- Virtual Desktop Infrastructure
- Back-end Applications
- SaaS Services
- Identity Services
I’m certain there are many other examples, but in our final section we will discuss what I think should modernize and shift to a new concept. Evolution is inevitable and is a necessary aspect of life. Without evolution, we would have never made it to the cloud or discovered new platforms like Office 365 or Google Apps.
The Evolution of the End User Experience
As we discussed, I believe that a new technological area called Modern Workplace Services is about to give birth. Modern Workplace Services is the culmination of unified endpoint management, applications, and security tools that impact the user experience e.g. Splunk, Office 365, Crowdstrike, etc. A new super power is emerging to unite and empower users.
The Modern Workplace which covers our shift in evolving the user experience, which many companies like VMware are making substantial investments in is expansive. The technologies that power the overall user experience, such as just-in-time management, application delivery, and intelligence deserve their place. Therefore, some partners have identified this nicely.
VMware, Citrix, and Microsoft are doing a great job on identifying the need to evolve modern workplaces. They have done well by investing in AI-powered workloads and partnering with leaders in the space to deliver pliable experiences.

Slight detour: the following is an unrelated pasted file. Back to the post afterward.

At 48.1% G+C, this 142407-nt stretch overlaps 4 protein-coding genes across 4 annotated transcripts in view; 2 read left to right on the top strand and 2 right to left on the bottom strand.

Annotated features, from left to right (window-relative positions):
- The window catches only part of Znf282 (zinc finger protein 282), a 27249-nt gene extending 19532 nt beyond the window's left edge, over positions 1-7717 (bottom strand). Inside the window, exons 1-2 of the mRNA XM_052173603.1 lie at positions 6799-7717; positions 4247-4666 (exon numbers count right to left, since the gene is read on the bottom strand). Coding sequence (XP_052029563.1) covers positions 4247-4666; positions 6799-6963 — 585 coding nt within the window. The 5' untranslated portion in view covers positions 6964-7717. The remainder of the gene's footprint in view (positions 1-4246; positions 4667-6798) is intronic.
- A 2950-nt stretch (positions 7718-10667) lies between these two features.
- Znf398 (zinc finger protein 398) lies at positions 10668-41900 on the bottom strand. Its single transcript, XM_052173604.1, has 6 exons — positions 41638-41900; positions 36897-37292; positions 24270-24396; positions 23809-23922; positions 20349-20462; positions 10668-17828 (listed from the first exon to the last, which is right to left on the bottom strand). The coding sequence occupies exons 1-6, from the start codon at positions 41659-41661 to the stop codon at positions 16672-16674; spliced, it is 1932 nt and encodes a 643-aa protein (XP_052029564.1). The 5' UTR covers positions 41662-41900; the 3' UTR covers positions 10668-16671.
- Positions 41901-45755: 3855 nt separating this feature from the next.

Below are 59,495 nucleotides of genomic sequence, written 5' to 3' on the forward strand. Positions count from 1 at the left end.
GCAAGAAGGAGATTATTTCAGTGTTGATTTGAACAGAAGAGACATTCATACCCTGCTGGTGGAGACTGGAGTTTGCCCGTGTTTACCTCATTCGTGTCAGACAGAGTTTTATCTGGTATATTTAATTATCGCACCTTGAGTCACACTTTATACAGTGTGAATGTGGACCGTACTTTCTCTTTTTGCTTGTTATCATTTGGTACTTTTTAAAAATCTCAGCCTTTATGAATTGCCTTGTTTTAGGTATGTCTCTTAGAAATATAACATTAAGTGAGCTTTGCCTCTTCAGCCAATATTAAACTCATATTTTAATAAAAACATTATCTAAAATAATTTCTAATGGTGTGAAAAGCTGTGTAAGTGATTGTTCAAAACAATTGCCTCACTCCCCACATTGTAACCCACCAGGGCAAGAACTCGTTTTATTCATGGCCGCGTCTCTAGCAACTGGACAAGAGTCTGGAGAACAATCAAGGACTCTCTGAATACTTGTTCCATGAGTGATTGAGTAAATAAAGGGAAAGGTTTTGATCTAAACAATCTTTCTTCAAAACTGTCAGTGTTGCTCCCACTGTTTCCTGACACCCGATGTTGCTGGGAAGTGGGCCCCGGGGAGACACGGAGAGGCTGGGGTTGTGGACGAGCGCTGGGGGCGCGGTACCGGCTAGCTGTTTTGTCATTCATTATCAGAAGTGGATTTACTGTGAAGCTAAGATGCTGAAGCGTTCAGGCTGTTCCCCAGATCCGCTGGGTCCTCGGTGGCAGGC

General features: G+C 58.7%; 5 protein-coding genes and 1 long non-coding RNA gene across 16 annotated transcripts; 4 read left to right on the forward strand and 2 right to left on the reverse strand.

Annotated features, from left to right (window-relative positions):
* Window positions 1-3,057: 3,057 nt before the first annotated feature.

Some Examples of Vendors Delivering and Improving Modern Workplaces
Below, you can see how VMware is addressing the employee experience in their dedication to a modern workplace:
From Ignite, Microsoft also covered how they broach the idea of the Modern Workplace:
As you have seen, this article today has been about building a conversation about what EUC really is. Above all, we need to empower our technologists like we do our end users. For instance, let’s give the people building special experiences in UEM and user-facing application their due. This pandemic would have crippled every company without our modern workplace technologists. In addition, adding emphasis to the Modern Workplace builds credibility and focus toward onboarding, analyzing the user experience, and evolving our IT strategy. In conclusion, I welcome you to challenge my ideas because its time to evolve.